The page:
Goldfish Crackers and COVID-19

Madilynn Cook, Staff Writer

The snacks we ate after grade school has become a worldwide phenomenon. With huge sales growth during quarantine and a wide variety of flavors, they might just salvage their failing parent company.

In the last five years, sales are up 17.6% to the tune of $884 million dollars, according to IRI, a Chicago-based market research firm. The crackers total roughly 40% of Pepperidge Farm sales, even though the varieties make up less than a third of the company’s products overall. “There’s nothing else like Goldfish, we have carved out a spot in American culture. There’s something about the shape, the smile, and the wholesomeness of the product,” says Carlos Abrams-Rivera, president of Campbell Snacks.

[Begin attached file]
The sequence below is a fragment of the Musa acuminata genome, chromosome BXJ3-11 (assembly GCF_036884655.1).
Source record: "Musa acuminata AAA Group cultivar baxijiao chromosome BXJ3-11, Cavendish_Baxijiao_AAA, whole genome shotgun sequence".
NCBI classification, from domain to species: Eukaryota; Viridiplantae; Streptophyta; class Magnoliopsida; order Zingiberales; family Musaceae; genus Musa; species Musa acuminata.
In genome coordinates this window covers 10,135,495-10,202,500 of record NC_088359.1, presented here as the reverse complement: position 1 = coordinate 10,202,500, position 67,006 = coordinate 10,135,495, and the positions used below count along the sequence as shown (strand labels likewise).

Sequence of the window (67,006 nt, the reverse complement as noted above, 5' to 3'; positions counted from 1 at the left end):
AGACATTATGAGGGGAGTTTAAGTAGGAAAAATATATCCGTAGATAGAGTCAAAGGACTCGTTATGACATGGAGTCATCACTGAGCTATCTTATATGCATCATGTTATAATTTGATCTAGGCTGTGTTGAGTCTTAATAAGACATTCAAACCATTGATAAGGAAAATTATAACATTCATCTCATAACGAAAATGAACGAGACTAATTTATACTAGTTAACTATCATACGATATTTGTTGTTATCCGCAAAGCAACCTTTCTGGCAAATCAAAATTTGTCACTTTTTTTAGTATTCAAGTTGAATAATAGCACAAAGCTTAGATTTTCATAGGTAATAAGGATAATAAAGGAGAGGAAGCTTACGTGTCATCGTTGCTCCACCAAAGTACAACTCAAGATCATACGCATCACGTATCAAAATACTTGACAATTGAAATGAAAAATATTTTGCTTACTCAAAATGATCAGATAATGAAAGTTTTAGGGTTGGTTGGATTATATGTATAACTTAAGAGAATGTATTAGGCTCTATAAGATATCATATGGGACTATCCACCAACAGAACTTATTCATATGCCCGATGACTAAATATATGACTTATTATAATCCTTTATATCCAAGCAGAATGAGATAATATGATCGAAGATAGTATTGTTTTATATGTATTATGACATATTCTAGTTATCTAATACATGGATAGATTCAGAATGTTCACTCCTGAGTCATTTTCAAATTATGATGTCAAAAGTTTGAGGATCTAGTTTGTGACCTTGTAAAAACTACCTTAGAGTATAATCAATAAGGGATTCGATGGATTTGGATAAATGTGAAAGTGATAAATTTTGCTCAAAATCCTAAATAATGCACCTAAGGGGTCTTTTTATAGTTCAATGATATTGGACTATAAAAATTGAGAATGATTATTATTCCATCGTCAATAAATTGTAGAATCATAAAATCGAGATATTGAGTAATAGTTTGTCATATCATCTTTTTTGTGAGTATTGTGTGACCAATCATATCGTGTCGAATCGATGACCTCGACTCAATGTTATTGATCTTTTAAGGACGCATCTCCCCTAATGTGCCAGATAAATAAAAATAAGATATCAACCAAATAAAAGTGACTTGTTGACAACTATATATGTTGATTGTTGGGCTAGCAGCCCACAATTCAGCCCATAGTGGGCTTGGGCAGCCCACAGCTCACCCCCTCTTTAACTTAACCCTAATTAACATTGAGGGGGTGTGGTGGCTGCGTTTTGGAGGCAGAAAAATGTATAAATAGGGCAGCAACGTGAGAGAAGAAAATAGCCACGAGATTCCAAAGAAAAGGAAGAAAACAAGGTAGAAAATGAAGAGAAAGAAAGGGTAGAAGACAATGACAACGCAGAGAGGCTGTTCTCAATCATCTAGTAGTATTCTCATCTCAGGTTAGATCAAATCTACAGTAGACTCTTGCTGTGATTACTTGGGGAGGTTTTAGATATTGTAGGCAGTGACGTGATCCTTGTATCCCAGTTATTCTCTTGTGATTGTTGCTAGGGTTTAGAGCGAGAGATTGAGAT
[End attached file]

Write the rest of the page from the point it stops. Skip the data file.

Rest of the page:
Though during the ‘corona-cation’ many people have been struggling to go out to grocery stores and buy food. They eat what is in their pantries, and because of this, it has caused many people to eat goldfish crackers.

Expanding their audience is a target the goldfish company strives for. “Our sweet spot is kids six to 10 years old. They age out quickly, so our challenge is to keep the brand fresh and relevant,” said Abrams-Rivera.

They did have a salmonella scare at the beginning of the year, with 4 types being Flavor Blasted Xtra Cheddar, Flavor Blasted Sour Cream & Onion, Goldfish Baked with Whole Grain Xtra Cheddar, and Goldfish Mix Xtra Cheddar + Pretzel.

The salmonella scare is now over, and the crackers are safe to eat.